It is estimated, however, that nearly 10,000 of U.S. Essure patients required additional operations after their original procedure. This is due to anything from severe side-effects, the device traveling to different areas of the body, or perforations and tears requiring medical procedures.

Dr. Katy Moncivais, PhD, Medical Writer tells me: “Essure fails every test – it’s less safe, less effective, and more side effect prone than most other methods of birth control.”  

Side-effects include – but are not limited to – pain with sex, back pain, abdominal pain, severe menstrual cramps, and severe pelvic pain. There have also been many reported cases of unintended pregnancies while the device was implanted. Some women carried the child healthily to term, but many experienced ectopic pregnancies, stillbirths, or miscarriages.

In the years since the device came to market, the FDA stepped in several times to regulate the product. The first steps to regulating were to enforce label changes on the device and to include a boxed warning to advise physicians and patients of the potential dangers. After these regulations were enforced, sales began to decline.

The United States was the last country to stop selling Essure to the public. Other parts of the world, including Canada, Europe and the United Kingdom, either chose to discontinue the device themselves or had it pulled from their markets by Bayer.

Activism has been central in the story of Essure.

Thousands of affected women are part of a Facebook group called Essure Problems. Last year, Netflix released The Bleeding Edge, a documentary on the medical device industry which features a section on Essure’s risk to women. A week after the documentary’s release, Bayer announced their voluntary discontinuation of the device.

Women’s health and bodies must not be compromised in the name of innovation, business or profit.

Essure was marketed as an easy method of sterilization for women who no longer wish to get pregnant. But from perforations in organs, development of autoimmune disorders, and unintended pregnancies, it has proven to be dangerous, or even life-changing, for far too many.

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Sex Education is Everyone’s Right

Sex education is the teaching of knowledge and understanding of our bodies in their natural sexuality. It’s important for many reasons. Many privileged sectors of society have access to this knowledge and understanding, but in many parts of the world, it can’t be taken for granted.

There is a huge problem with sex education worldwide.

In the United States, a survey showed that of 1000 participants between 18 and 29 years, only 33% reported having had some sex education. In the United Kingdom, a similar poll proved that from the same number of participants, 16-17 years old, only 45% felt confident to define their sex education as ‘good’ or ‘very good’.

Meanwhile, in South Africa, the adolescent pregnancy rate is 30%. Mexico has the highest rate of teen pregnancies among the 34 member countries of the Organization for Economic Co-operation and Development (OECD).

Sex education simply means teaching young people to know how their bodies work and how to take care of them.

A sex education of quality provides us with the tools to respect our own bodies and the bodies of other people. It enables us to be conscious of the respect sexuality deserves, to prevent sickness, and to value the importance of open, shame-free dialogue.

Sex education should be part of every education. Sadly, many cultures still think that sex education is not a priority matter. Many people believe it shouldn’t be included in basic education because for them, talking about sex is a synonym for shame.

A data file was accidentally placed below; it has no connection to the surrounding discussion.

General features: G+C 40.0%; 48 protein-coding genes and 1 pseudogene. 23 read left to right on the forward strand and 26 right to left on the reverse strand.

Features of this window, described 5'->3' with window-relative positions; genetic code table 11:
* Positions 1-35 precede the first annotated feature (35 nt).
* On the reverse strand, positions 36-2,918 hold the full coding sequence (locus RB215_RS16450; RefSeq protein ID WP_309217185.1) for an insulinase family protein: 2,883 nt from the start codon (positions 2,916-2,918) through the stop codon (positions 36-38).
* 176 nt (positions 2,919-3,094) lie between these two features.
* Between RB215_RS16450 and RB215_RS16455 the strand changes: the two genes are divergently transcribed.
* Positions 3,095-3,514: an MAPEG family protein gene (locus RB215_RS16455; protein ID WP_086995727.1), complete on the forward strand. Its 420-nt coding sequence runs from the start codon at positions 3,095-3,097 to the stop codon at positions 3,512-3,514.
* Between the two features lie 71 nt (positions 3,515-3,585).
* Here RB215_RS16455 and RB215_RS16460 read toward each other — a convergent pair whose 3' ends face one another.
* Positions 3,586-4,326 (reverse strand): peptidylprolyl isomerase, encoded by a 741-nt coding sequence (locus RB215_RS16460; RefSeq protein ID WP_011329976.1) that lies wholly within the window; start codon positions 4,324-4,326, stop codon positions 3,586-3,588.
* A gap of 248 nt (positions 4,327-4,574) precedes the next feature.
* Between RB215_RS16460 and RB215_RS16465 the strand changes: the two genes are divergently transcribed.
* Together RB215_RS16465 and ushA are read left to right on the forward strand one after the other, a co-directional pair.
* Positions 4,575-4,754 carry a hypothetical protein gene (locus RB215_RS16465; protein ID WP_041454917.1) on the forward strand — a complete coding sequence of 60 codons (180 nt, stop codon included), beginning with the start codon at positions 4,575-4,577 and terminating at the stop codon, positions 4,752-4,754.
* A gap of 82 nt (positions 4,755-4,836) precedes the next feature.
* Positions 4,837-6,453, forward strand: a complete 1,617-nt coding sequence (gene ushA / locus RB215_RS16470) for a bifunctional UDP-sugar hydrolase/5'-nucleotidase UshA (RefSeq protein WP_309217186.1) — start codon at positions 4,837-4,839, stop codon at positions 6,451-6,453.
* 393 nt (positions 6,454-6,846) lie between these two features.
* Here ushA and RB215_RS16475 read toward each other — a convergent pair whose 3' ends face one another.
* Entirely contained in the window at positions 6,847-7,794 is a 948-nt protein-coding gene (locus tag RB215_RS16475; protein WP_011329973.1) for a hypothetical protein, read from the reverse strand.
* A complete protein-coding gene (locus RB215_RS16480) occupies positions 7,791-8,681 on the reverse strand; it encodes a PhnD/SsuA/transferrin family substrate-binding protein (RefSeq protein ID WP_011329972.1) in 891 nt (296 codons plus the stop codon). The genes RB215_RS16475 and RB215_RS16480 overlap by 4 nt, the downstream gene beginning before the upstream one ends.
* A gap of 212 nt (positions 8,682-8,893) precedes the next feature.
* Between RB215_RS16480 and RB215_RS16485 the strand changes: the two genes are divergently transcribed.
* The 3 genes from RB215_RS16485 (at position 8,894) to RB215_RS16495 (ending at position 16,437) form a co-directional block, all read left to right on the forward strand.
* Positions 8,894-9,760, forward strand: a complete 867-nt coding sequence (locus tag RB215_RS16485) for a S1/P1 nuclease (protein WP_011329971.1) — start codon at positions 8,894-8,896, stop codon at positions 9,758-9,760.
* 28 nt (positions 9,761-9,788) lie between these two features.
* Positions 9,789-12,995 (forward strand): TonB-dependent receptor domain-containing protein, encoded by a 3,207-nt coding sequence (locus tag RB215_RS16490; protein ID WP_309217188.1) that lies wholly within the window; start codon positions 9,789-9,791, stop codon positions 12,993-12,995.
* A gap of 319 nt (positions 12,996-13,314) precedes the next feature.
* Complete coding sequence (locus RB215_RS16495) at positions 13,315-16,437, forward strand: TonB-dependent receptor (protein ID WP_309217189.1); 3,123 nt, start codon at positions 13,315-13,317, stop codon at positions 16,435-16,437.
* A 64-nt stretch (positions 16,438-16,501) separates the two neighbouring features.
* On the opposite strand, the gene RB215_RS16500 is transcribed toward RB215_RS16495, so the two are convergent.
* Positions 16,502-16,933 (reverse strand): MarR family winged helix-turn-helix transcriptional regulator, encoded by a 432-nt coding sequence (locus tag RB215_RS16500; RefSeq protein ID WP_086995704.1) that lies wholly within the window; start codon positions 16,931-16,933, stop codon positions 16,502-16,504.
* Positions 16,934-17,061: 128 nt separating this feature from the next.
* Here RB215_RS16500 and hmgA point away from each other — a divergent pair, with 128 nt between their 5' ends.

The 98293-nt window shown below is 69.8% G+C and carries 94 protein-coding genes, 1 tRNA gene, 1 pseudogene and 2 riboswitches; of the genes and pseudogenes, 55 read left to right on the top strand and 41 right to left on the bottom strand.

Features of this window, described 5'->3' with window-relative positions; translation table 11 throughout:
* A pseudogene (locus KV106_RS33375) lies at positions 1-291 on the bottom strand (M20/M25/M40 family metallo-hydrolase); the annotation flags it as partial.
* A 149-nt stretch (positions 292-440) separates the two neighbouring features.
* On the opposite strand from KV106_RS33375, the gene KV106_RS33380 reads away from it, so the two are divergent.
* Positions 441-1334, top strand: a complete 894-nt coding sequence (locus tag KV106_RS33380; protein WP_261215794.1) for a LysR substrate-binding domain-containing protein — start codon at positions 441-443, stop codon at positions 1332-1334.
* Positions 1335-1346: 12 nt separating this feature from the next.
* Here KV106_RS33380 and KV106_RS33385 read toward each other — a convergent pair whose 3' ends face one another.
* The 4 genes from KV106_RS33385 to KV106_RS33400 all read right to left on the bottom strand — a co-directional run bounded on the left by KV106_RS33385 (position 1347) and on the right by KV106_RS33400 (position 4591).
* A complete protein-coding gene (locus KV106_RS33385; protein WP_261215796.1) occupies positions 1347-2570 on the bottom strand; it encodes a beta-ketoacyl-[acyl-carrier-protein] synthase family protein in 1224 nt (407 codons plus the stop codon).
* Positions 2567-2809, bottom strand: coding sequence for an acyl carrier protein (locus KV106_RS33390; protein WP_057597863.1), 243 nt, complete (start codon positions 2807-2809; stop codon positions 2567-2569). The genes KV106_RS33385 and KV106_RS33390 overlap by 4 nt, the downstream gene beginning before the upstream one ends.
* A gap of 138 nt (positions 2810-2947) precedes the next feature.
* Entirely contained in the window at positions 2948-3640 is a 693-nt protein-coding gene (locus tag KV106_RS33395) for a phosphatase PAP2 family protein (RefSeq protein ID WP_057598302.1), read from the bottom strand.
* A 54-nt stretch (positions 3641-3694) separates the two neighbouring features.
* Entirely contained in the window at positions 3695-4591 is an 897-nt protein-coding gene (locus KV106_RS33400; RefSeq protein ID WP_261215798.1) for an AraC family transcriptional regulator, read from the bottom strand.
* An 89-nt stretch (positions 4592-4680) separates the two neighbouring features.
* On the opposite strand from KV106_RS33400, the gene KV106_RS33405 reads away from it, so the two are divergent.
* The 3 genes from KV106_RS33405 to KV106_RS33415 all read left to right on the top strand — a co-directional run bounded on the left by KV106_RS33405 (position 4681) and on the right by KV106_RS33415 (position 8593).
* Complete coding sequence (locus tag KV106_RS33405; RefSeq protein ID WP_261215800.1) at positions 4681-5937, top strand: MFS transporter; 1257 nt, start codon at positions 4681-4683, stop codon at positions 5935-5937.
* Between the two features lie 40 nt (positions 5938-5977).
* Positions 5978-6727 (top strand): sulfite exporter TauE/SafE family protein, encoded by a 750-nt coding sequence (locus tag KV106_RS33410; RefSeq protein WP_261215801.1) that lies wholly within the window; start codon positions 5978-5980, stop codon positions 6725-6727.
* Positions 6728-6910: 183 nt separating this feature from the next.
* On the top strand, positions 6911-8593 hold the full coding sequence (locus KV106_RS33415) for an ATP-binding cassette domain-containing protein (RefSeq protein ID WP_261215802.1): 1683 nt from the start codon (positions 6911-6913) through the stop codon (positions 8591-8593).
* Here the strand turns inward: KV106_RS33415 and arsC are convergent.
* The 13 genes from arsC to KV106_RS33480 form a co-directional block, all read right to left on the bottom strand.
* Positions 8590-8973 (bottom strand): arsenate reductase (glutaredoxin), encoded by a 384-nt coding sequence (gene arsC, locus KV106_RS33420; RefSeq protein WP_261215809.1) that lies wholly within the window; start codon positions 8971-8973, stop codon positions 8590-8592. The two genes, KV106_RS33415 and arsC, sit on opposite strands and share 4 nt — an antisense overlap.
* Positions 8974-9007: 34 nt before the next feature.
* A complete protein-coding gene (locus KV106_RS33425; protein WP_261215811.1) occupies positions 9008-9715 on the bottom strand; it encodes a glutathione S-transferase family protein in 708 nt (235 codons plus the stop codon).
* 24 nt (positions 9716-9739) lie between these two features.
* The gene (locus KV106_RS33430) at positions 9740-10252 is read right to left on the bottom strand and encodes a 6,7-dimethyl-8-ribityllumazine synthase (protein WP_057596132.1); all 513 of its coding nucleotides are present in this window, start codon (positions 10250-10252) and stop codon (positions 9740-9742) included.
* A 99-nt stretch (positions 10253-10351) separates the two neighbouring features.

Consistent, high-quality sex education must not be only an option.

The importance of the subject goes beyond the individual. It matters deeply because a correct education can actually save lives. According to The United Nations Educational, Scientific and Cultural Organization (UNESCO), sex educations is:

“[…] teaching and learning aspects of sexuality. It aims to equip children and young people with knowledge, skills, attitudes and values that will empower them to realize their health, well-being and dignity; develop respectful social and sexual relationships…”

Sex education can:

  • Prevent sexually transmitted diseases
  • Provide knowledge of how to use contraceptive methods
  • Prevent unwanted pregnancies
  • Create understanding of the menstrual cycle
  • Reduce stigma and shame

A thorough sex education also gives young people an understanding of the boundaries of their body’s intimate space. This helps them to identify sexual abuse.

With the correct information, people are more able to make responsible decisions.

Sex education must be a right. It is about more than just sexual life. Education helps young people to take decisions about their bodies, health and lives in their own hands. This can, in turn, create a better lifestyle for all.

It’s important to visualize the body as the natural thing that it is. If parents and textbooks would teach about the naturality of our bodies, it would be easier for people to demand respect over their own.

In the world I envisage for the future, everyone will receive high quality sex education. They’ll understand what sex is about, and there won’t be more fear or taboo. No child, woman or man will be limited in speaking about sexuality as a personal and social priority.

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Women in Rural Zimbabwe are Being Left Behind

Being a young woman living in a rural or remote community can be very daunting. You have to fight tirelessly to loosen yourself from the grip of sociocultural stigmatization to have any sense of autonomy over your sexuality.

The situation is worsened by the absence of easy access to modern family planning methods. The problem lies in the fact that when coming up with sexual and reproductive interventions for women and adolescents, our governments still rely on ‘a one size fits all’ approach.